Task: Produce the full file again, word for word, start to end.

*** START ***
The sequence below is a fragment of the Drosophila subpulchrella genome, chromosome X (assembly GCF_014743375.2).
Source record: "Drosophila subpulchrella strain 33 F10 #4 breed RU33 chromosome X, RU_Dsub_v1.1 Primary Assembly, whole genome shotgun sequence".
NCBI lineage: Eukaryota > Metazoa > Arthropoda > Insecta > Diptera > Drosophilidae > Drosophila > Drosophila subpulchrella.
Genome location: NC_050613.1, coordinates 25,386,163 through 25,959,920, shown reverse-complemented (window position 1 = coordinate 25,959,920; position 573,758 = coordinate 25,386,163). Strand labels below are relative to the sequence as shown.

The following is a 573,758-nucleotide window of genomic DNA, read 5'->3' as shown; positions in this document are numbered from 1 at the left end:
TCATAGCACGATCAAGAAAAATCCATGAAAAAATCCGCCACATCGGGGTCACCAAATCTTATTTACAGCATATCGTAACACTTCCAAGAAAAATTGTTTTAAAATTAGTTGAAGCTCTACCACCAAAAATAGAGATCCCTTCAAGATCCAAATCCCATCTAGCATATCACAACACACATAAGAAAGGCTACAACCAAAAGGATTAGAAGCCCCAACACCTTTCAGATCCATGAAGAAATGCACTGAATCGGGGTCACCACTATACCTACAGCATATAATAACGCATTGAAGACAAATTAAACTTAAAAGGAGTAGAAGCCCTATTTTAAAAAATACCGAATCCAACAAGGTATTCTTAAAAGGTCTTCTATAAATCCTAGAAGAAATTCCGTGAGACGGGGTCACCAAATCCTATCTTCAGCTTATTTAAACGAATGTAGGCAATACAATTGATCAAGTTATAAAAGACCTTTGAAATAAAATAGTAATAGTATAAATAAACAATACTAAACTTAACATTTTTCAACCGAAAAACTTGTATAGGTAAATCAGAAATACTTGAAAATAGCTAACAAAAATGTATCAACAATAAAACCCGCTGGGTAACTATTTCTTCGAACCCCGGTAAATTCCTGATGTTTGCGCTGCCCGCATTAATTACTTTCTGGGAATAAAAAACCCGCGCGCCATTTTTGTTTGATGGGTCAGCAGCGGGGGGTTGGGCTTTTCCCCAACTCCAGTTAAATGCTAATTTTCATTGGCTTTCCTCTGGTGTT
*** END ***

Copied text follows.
The sequence below is a fragment of the Drosophila subpulchrella genome, chromosome X (assembly GCF_014743375.2).
Source record: "Drosophila subpulchrella strain 33 F10 #4 breed RU33 chromosome X, RU_Dsub_v1.1 Primary Assembly, whole genome shotgun sequence".
NCBI lineage: Eukaryota > Metazoa > Arthropoda > Insecta > Diptera > Drosophilidae > Drosophila > Drosophila subpulchrella.
Genome location: NC_050613.1, coordinates 25,386,163 through 25,959,920, shown reverse-complemented (window position 1 = coordinate 25,959,920; position 573,758 = coordinate 25,386,163). Strand labels below are relative to the sequence as shown.

The following is a 573,758-nucleotide window of genomic DNA, read 5'->3' as shown; positions in this document are numbered from 1 at the left end:
TCATAGCACGATCAAGAAAAATCCATGAAAAAATCCGCCACATCGGGGTCACCAAATCTTATTTACAGCATATCGTAACACTTCCAAGAAAAATTGTTTTAAAATTAGTTGAAGCTCTACCACCAAAAATAGAGATCCCTTCAAGATCCAAATCCCATCTAGCATATCACAACACACATAAGAAAGGCTACAACCAAAAGGATTAGAAGCCCCAACACCTTTCAGATCCATGAAGAAATGCACTGAATCGGGGTCACCACTATACCTACAGCATATAATAACGCATTGAAGACAAATTAAACTTAAAAGGAGTAGAAGCCCTATTTTAAAAAATACCGAATCCAACAAGGTATTCTTAAAAGGTCTTCTATAAATCCTAGAAGAAATTCCGTGAGACGGGGTCACCAAATCCTATCTTCAGCTTATTTAAACGAATGTAGGCAATACAATTGATCAAGTTATAAAAGACCTTTGAAATAAAATAGTAATAGTATAAATAAACAATACTAAACTTAACATTTTTCAACCGAAAAACTTGTATAGGTAAATCAGAAATACTTGAAAATAGCTAACAAAAATGTATCAACAATAAAACCCGCTGGGTAACTATTTCTTCGAACCCCGGTAAATTCCTGATGTTTGCGCTGCCCGCATTAATTACTTTCTGGGAATAAAAAACCCGCGCGCCATTTTTGTTTGATGGGTCAGCAGCGGGGGGTTGGGCTTTTCCCCAACTCCAGTTAAATGCTAATTTTCATTGGCTTTCCTCTGGTGTT